Juana Diaz pressed the final layer of brown ink onto a print to complete an image of two children holding hands pointing to a red horse.
The 20-year-old UF art junior showed dozens of Harn Museum of Art attendees Saturday how to make silk-screen prints to celebrate the work of Jacob Lawrence, an African American artist, who used the medium. Hundreds attended the kick-off event. Lawrence’s artwork served as the centerpiece of the event and introduced the museum’s newest exhibit, “History, Labor, Life: The Prints of Jacob Lawrence.”
In addition to the silk-screen printmaking, visitors could participate in guided tours, crafts, poetry readings and theatrical performances focusing on the themes of African American community and history in the artwork on display.
More than 90 pieces of Lawrence’s work are on display until Aug. 5, said Eric Segal, the Harn director of education and curator of academic programs. The works depict African American historical narratives and community life through bold, colorful compositions.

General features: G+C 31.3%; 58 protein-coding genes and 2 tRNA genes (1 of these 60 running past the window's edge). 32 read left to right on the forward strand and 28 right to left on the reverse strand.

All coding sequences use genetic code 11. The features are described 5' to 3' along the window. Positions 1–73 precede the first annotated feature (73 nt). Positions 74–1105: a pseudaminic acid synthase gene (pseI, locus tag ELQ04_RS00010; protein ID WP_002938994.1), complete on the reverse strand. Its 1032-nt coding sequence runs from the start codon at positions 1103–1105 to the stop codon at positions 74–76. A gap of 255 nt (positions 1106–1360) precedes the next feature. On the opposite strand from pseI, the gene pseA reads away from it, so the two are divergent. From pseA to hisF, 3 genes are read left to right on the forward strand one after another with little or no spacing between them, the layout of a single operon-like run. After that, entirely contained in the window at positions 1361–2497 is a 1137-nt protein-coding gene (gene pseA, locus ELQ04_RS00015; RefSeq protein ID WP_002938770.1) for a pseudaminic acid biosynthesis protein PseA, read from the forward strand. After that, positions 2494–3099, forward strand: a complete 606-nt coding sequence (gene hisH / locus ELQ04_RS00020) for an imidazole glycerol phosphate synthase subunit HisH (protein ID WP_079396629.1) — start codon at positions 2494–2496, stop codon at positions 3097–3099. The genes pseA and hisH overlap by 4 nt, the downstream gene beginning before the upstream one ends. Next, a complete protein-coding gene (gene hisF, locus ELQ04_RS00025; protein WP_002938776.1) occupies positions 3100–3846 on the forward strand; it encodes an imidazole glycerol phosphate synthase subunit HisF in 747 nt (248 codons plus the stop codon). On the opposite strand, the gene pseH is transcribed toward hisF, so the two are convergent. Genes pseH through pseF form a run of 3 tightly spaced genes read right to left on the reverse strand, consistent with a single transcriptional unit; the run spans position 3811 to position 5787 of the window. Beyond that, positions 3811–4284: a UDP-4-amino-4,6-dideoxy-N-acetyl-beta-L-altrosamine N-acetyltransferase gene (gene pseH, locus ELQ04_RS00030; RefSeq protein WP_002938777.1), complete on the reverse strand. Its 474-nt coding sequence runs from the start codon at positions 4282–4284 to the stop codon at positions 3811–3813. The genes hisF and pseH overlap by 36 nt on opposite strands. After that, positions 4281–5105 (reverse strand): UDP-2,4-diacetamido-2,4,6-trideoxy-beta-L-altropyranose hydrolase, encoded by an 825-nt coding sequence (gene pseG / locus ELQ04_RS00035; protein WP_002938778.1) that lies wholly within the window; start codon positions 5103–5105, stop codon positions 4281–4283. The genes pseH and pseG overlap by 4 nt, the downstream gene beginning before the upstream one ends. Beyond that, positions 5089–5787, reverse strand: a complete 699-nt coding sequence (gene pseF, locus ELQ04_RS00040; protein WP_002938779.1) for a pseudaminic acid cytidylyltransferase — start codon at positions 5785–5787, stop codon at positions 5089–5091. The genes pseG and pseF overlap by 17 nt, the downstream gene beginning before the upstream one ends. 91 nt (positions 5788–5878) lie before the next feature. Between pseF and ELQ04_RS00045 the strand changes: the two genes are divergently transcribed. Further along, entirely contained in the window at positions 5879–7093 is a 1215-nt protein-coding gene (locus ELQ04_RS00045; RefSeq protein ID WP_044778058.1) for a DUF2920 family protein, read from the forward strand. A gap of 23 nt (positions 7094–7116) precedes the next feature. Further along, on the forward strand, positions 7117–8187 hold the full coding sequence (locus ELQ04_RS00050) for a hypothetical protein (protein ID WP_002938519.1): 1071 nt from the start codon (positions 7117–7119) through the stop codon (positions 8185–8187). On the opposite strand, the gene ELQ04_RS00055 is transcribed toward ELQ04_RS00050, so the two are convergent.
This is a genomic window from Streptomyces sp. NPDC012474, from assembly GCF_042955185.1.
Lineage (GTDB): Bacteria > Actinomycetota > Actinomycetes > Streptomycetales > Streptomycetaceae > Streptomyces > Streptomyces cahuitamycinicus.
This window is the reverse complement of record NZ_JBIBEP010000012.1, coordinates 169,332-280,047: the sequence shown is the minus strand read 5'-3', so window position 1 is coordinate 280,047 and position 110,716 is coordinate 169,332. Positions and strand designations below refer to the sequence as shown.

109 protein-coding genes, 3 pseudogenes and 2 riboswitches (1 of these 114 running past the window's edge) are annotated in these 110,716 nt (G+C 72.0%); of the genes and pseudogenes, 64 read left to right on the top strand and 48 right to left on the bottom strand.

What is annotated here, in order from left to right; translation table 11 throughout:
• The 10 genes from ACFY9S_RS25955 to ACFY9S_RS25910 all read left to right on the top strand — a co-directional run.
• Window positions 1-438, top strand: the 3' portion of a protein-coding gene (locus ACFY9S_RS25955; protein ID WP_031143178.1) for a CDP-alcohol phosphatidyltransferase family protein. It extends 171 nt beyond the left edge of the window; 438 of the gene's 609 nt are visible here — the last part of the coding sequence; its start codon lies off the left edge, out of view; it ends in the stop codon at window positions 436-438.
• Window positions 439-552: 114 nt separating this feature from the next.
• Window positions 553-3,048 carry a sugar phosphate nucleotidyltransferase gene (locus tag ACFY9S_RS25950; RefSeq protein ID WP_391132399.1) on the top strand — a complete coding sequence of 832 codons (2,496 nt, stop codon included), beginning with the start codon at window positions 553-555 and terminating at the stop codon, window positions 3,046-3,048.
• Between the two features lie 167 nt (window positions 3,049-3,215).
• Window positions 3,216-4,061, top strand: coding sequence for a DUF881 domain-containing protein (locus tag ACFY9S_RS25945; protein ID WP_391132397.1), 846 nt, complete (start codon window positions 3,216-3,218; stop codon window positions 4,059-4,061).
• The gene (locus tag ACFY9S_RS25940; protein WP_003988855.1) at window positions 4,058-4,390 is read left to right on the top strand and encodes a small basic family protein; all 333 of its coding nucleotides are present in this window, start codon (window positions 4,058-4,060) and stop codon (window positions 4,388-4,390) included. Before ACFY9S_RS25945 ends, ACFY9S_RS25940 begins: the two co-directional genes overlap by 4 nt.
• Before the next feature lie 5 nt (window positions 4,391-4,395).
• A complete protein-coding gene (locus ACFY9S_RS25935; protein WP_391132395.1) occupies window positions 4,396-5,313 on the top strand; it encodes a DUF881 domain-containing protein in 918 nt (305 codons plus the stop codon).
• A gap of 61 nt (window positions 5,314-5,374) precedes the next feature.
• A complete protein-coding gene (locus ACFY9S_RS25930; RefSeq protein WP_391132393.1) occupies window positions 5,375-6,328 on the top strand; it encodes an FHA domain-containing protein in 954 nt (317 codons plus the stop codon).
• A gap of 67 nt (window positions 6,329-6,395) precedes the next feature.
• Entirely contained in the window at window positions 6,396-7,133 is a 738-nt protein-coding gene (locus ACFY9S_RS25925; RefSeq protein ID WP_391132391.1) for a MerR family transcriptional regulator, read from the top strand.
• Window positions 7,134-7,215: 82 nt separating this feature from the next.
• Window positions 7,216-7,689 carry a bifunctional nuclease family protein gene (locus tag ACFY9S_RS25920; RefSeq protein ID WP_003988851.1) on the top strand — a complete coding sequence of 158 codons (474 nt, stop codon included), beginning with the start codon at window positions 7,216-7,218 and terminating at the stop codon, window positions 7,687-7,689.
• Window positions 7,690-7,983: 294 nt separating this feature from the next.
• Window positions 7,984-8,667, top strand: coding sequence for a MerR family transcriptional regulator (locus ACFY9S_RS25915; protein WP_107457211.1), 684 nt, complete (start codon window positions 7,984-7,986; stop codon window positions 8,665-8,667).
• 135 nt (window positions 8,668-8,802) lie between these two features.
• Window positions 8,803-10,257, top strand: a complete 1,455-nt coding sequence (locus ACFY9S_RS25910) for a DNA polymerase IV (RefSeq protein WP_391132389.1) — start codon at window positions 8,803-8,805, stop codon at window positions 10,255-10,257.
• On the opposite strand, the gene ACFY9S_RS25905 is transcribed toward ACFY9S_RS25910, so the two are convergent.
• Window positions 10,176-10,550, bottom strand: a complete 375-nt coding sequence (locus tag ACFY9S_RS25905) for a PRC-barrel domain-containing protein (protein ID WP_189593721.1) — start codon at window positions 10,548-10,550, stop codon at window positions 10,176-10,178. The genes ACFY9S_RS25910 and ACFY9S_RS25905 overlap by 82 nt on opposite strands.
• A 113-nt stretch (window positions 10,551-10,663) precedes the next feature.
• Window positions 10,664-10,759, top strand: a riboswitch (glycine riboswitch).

“We have this wonderful exhibition on Jacob Lawrence, and we really want people to find ways into connecting with it,” Segal said. “The stories that it tells are very accessible.”
The exhibit contains works based around the title themes that were created from 1963 until the artist’s death in 2000, Segal said.
The event was co-sponsored by Xposure Consulting Firm and Gainesville Black Professionals, Inc., with a common goal of promoting the Harn as a free resource available to everyone, said Ian Fletcher, the CEO of Xposure Consulting Firm.
“It’s all about exposing people to art,” Fletcher said. “I don’t know if people understand just the beauty of art.”
Robert Nutting, an 82-year-old African American Gainesville resident, said he wants to do everything he can to support the museum’s effort to share Lawrence’s work.
“I can look at Lawrence’s work and see people that look like me,” Nutting said.
Reginald Carroll, a 16-year-old Eastside High School sophomore, performed his poem, “The Guide,” at the event. He was inspired by themes of nature in Lawrence’s artworks of Harriet Tubman. Carroll said having Lawrence’s artwork on display in Gainesville is inspirational.
“It tells me that you can be an artist even if you’re black,” Carroll said. “I can be a poet. I can be an artist if I choose to be because I have that outlet and ability.”